Pros:  Any fan of Edward Gorey’s work will appreciate this homage, written and illustrated in a very similar style.  Try introducing Gorey to young Lemony Snicket fans.

Cons:  Those not familiar with Gorey’s works, including most of today’s kids, may not fully appreciate this book. 

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The Fabled Life of Aesop by Ian Lendler, illustrated by Pamela Zagarenski

Published by HMH Books for Young Readers

The Fabled Life of Aesop: The extraordinary journey and collected ...

Ancient Wisdom for Trying Times. An Interview with the Duo Behind ...

Summary:  Aesop was born a slave in ancient Greece over 2000 years ago.  He learned that speaking out could be dangerous in his position, so he learned to talk in code, telling stories about the powerless and the powerful through his fables.  Following an introduction to Aesop’s life, the book presents ten fables.  Each telling is only a few paragraphs, with an illustration or two, and the moral in gold type at the end.  The final few pages recount how Aesop was freed, and how his fables were told for many years before they were finally published in book form.  Includes an afterword that explains more about what we do and don’t know about Aesop and which parts of his story in this book are true; also, a bibliography.  64 pages; grades K-5.

Pros:  An excellent introduction to Aesop’s fables, giving some context  about how they are not only lessons about morality, but give advice on “how to survive in a world in which some have power and some do not.”  Caldecott honoree Pamela Zagarenski will surely get some additional consideration for her beautiful illustrations here.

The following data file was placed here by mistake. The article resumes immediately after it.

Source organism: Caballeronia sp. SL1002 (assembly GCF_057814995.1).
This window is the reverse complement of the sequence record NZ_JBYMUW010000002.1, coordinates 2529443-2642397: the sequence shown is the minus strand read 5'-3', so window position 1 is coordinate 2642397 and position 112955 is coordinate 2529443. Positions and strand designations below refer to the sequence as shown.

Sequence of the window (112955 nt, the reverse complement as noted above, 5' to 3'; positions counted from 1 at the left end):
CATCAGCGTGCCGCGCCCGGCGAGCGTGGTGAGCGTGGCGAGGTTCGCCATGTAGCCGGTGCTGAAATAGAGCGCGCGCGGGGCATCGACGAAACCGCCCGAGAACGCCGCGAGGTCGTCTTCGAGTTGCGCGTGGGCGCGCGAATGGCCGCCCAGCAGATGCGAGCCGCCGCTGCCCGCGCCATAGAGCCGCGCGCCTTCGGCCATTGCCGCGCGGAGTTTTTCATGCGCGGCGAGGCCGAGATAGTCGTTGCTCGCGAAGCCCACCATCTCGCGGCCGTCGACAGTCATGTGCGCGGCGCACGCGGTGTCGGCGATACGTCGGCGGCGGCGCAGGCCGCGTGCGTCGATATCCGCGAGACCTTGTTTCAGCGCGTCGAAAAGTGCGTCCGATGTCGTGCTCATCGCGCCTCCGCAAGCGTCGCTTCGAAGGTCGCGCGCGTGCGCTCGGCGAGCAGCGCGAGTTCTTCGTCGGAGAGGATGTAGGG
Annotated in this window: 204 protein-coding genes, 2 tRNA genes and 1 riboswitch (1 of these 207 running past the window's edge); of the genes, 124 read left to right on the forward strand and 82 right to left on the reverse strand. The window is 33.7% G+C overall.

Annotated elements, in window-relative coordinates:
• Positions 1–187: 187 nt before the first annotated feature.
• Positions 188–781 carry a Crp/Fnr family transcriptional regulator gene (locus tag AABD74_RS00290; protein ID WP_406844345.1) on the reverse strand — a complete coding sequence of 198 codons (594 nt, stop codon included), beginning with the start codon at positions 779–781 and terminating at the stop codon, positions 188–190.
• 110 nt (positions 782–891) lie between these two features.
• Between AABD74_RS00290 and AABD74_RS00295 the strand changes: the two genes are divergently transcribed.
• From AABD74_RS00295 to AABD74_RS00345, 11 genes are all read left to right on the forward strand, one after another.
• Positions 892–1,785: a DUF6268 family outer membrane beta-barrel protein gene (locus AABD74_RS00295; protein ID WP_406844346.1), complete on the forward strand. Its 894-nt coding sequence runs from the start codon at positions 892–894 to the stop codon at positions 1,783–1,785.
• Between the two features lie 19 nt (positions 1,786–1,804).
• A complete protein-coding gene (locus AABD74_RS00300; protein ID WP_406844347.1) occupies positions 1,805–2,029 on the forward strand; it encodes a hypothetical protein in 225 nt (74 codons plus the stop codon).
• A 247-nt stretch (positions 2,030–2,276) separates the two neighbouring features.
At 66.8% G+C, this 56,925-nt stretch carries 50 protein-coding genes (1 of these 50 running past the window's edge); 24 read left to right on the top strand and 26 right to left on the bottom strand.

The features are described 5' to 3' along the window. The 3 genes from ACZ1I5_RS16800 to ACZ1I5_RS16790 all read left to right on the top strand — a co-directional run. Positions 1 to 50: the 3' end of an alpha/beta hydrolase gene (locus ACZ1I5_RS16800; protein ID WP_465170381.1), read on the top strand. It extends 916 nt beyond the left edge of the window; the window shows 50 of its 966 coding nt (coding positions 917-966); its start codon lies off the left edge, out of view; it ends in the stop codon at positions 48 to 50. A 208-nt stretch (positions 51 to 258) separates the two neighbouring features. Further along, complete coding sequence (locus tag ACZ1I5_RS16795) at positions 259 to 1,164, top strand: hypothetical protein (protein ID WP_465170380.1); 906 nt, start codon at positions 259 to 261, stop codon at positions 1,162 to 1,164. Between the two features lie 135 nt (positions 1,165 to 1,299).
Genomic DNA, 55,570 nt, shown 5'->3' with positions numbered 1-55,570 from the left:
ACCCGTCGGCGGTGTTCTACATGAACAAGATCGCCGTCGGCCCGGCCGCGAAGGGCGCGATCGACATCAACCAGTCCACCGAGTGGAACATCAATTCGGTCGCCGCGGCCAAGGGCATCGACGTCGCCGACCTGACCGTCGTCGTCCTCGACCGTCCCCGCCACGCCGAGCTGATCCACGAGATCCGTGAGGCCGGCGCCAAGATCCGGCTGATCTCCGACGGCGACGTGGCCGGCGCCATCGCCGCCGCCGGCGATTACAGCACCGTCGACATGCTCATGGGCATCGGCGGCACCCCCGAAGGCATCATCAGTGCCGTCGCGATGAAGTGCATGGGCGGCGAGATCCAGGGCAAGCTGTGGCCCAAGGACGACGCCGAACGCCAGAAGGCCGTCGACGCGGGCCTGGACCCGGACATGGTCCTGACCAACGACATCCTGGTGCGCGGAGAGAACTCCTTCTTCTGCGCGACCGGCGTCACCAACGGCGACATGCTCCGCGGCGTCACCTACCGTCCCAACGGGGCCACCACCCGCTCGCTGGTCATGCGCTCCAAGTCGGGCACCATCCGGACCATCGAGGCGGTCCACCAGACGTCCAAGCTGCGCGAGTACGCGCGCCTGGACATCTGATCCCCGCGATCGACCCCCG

Cons:  I would have preferred that the afterword were a foreword, so readers would be aware of the uncertainties around Aesop’s history before reading the pages about his life.

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We Are Power: How Nonviolent Activism Changes the World by Todd Hasak-Lowy

Published by Abrams Books for Young Readers

We Are Power: How Nonviolent Activism Changes the World: Hasak ...

Summary:  Although we often learn about violent events in history (wars, assassinations), history is often made by those who embrace nonviolence.  Hasak-Lowy makes a distinction between institutional activism–writing letters and editorials, circulating petitions, lobbying politicians–and nonviolent activism, which “employs disruptive, risky tactics that challenge those in power and interrupt the way things normally work.” He illustrates this with chapters on Gandhi, Alice Paul, Martin Luther King, Jr., Cesar Chavez, and Václav Havel.  The final chapter is about Greta Thunberg and her current nonviolent activism around climate change.  A list at the end gives brief descriptions of half a dozen other groups that successfully employed nonviolent activism.  Includes notes, a seven-page bibliography, and an index.  320 pages; grades 5-9.